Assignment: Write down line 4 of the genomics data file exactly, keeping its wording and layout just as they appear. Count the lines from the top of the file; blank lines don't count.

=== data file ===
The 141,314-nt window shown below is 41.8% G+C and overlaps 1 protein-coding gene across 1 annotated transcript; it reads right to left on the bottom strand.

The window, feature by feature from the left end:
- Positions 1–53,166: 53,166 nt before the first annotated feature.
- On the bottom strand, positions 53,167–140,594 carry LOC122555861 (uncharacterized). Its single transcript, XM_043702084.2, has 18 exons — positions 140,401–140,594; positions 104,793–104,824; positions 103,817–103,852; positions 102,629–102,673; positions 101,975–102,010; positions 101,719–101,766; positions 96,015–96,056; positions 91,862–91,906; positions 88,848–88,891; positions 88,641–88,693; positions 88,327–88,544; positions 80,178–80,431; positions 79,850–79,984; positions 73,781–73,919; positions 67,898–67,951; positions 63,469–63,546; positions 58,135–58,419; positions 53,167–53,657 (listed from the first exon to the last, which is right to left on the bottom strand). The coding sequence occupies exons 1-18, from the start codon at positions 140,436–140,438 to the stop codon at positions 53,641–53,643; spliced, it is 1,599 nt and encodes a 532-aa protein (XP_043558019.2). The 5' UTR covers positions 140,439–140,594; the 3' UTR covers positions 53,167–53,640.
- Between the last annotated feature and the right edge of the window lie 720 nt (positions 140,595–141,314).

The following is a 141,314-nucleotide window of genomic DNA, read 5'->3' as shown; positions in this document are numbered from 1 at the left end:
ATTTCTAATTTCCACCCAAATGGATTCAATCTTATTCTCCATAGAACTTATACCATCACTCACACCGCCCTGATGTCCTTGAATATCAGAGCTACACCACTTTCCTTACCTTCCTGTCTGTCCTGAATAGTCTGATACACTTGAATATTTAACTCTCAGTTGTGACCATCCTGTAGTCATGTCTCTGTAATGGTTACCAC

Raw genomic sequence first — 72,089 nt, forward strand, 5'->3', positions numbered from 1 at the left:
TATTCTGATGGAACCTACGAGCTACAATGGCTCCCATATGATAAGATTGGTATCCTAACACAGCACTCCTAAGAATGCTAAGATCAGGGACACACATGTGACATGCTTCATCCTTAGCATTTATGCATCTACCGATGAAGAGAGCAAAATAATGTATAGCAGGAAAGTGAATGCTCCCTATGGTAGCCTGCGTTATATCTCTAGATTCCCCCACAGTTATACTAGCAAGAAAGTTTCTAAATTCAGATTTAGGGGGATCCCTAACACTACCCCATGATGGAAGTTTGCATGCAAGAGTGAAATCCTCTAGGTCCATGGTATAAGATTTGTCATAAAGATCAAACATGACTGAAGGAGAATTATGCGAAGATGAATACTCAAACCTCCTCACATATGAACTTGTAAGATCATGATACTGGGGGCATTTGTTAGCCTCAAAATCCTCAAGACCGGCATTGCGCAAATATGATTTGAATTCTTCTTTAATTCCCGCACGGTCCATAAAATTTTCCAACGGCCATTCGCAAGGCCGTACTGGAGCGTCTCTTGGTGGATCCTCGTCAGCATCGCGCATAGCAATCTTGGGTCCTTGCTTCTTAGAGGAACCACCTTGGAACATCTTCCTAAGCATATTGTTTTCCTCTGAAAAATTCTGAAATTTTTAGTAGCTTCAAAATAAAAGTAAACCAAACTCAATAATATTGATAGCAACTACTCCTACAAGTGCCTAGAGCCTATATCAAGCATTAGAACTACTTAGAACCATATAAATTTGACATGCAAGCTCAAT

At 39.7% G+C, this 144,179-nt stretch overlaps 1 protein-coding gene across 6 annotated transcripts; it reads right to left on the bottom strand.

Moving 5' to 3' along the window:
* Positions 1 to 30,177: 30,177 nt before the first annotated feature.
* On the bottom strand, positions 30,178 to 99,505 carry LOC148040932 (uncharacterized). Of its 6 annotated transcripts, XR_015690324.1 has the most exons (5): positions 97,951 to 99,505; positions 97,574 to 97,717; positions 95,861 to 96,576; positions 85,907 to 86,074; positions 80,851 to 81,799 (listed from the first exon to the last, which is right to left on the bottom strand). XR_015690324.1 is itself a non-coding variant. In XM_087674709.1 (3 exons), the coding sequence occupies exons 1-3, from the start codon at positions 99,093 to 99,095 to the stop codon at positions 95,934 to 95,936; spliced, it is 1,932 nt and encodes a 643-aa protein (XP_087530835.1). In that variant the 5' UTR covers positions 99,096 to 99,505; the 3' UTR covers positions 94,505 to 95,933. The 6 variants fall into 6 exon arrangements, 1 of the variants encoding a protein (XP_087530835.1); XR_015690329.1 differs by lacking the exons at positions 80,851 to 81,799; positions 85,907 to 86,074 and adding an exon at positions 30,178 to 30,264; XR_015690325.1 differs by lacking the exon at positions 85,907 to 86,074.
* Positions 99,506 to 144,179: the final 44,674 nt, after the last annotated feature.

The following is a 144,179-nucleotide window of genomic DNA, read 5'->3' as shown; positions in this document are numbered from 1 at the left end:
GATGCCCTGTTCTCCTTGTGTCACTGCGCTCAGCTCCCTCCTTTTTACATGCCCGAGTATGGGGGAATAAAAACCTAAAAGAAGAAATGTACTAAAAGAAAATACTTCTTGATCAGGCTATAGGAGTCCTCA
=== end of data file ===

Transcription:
- On the bottom strand, positions 53,167–140,594 carry LOC122555861 (uncharacterized). Its single transcript, XM_043702084.2, has 18 exons — positions 140,401–140,594; positions 104,793–104,824; positions 103,817–103,852; positions 102,629–102,673; positions 101,975–102,010; positions 101,719–101,766; positions 96,015–96,056; positions 91,862–91,906; positions 88,848–88,891; positions 88,641–88,693; positions 88,327–88,544; positions 80,178–80,431; positions 79,850–79,984; positions 73,781–73,919; positions 67,898–67,951; positions 63,469–63,546; positions 58,135–58,419; positions 53,167–53,657 (listed from the first exon to the last, which is right to left on the bottom strand). The coding sequence occupies exons 1-18, from the start codon at positions 140,436–140,438 to the stop codon at positions 53,641–53,643; spliced, it is 1,599 nt and encodes a 532-aa protein (XP_043558019.2). The 5' UTR covers positions 140,439–140,594; the 3' UTR covers positions 53,167–53,640.